The U.S. Supreme Court upheld the last version of President Donald Trump’s travel ban against those coming from countries deemed security risks and which do not have adequate vetting processes. Those who fought against it claimed it was a “Muslim ban,” even though not all of the countries listed are Islamic. Further, the ban is meant to be temporary until the U.S. can sort out and establish proper procedures for assessing security risks.
Here are five reasons why the court ruled in favor of the ban:
It is for “legitimate purposes”
Specifically, Chief Justice John Roberts wrote, the purpose of the ban was to “[prevent] entry of nationals who cannot be adequately vetted and [induce] other nations to improve their practices.”
It is not anti-Muslim
Roberts noted that, “The text says nothing about religion.”
Moreover, “not all the countries are Muslim and not all Muslim countries are within the ban,” commented Former Harvard Law Professor Alan Dershowitz, who personally did not support the ban. “Look, the vast majority of terrorist activities around the world — massive terrorist activities around the world have come from countries like Saudi Arabia and we’re now seeing Syria. Iran is the greatest exporter of terrorism in the world, so I think the opposition is a little overwrought.”
It is within the scope of the president’s authority
The ruling noted the order was “well within executive authority and could have been taken by any other president.” In fact, that executive authority was specifically given to the president through a law passed by Congress – the Immigration and Nationality Act.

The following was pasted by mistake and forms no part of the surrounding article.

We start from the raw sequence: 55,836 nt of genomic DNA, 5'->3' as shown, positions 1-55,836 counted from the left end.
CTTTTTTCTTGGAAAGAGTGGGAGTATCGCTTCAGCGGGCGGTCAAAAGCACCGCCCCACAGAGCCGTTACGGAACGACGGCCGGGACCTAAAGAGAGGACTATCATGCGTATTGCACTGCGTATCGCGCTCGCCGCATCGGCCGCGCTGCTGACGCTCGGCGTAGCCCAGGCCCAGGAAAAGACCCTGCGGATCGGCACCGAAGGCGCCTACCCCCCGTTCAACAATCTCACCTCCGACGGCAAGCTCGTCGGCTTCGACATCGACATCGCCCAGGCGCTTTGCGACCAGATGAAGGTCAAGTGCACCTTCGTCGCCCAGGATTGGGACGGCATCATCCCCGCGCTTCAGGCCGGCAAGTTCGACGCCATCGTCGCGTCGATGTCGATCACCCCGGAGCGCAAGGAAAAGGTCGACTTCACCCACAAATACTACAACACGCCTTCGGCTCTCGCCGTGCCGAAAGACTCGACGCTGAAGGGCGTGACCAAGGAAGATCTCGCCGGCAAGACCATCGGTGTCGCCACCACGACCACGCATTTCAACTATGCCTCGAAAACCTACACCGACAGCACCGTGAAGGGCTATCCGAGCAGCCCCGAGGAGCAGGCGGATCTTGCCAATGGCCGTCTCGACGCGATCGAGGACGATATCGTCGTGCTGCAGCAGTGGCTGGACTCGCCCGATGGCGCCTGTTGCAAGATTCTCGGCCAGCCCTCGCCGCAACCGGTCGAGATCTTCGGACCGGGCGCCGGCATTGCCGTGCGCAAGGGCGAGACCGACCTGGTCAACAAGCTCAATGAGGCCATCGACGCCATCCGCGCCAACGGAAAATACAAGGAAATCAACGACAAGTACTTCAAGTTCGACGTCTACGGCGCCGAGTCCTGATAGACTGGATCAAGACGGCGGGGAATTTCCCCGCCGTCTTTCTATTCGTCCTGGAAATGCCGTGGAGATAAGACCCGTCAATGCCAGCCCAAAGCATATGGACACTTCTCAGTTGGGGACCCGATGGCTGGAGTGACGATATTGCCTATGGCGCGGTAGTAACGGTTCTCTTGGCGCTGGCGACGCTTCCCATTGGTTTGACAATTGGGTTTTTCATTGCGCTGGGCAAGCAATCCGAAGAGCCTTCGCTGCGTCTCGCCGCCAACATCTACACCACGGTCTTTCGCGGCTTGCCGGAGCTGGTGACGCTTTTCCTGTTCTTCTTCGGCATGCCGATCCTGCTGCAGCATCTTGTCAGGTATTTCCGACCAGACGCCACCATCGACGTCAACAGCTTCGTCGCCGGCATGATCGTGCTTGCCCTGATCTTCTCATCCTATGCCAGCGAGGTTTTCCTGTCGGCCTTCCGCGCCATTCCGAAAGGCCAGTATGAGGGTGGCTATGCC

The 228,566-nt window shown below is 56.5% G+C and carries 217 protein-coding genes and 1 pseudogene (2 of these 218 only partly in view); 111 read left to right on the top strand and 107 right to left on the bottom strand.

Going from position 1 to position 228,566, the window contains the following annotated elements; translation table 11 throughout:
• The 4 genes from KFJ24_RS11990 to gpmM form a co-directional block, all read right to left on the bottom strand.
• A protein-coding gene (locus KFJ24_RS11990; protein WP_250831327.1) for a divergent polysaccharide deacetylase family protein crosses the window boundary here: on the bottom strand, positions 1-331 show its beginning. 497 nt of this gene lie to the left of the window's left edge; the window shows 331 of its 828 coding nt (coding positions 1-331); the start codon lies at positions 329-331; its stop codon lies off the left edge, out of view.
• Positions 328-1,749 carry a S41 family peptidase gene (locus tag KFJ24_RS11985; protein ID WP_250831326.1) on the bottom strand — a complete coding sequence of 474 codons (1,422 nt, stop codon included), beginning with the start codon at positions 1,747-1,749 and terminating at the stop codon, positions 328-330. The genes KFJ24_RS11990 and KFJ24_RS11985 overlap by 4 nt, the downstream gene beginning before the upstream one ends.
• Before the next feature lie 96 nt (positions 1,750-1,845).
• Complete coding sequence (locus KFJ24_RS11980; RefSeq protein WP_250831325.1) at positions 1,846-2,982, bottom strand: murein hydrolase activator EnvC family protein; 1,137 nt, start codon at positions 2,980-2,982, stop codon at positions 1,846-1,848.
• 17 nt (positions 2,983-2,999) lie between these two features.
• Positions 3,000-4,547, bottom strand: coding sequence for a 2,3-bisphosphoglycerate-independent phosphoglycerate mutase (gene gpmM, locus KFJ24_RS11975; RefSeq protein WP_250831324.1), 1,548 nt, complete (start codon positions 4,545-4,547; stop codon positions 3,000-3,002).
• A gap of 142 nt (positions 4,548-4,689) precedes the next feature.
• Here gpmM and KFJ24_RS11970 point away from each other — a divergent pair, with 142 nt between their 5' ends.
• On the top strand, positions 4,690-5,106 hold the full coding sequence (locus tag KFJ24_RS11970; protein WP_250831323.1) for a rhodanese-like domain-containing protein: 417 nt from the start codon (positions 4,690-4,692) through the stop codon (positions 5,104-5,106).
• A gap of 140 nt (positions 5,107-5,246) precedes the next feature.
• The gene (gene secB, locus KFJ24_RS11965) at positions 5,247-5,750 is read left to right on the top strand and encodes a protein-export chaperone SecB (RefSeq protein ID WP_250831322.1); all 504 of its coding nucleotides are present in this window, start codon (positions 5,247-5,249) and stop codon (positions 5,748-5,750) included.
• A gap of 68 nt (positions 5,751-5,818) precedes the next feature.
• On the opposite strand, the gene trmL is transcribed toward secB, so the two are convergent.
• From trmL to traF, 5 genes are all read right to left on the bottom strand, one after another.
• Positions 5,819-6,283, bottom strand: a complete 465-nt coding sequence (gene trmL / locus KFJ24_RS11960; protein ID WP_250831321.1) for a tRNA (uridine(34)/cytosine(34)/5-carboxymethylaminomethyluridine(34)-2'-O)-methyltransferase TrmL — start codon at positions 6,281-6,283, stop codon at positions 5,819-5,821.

In noting the ban was “squarely within the scope of presidential authority,” the justices chastised the overreach of the lower, regional courts and their judges who took it upon themselves to rule against the president’s executive order and about a national matter.
Clarence Thomas called the rulings by these lower courts “legally and historically dubious” and warned them to cut it out.
It is different than the detainment of Japanese-Americans during World War II
Although a minority of judges tried to make the comparison, the majority of judges said the executive order that put Japanese-Americans in internment camps due to fear of espionage could not be compared to Trump’s immigration pause. That order was illegal, the court said because it was made “solely and explicitly on the basis of race.”
It was not a reflection of the President’s controversial tweets or campaign rhetoric
During the presidential campaign, Trump called for a “total and complete shutdown of Muslims entering the United States until our country’s representatives can figure out what is going on.”
In the end, the court viewed that and other incendiary statements from Trump as rhetoric that did not cast doubt on the “official objective” of the immigration pause.
Essentially, the court accepted that as president, Trump’s goal in issuing the order was to protect national security. According to the administration, the countries subject to the ban did not have sophisticated-enough identity-management and information-sharing practices for U.S. authorities to figure whether or not their nationals pose a threat to the U.S. — and that is the reason for the immigration pause.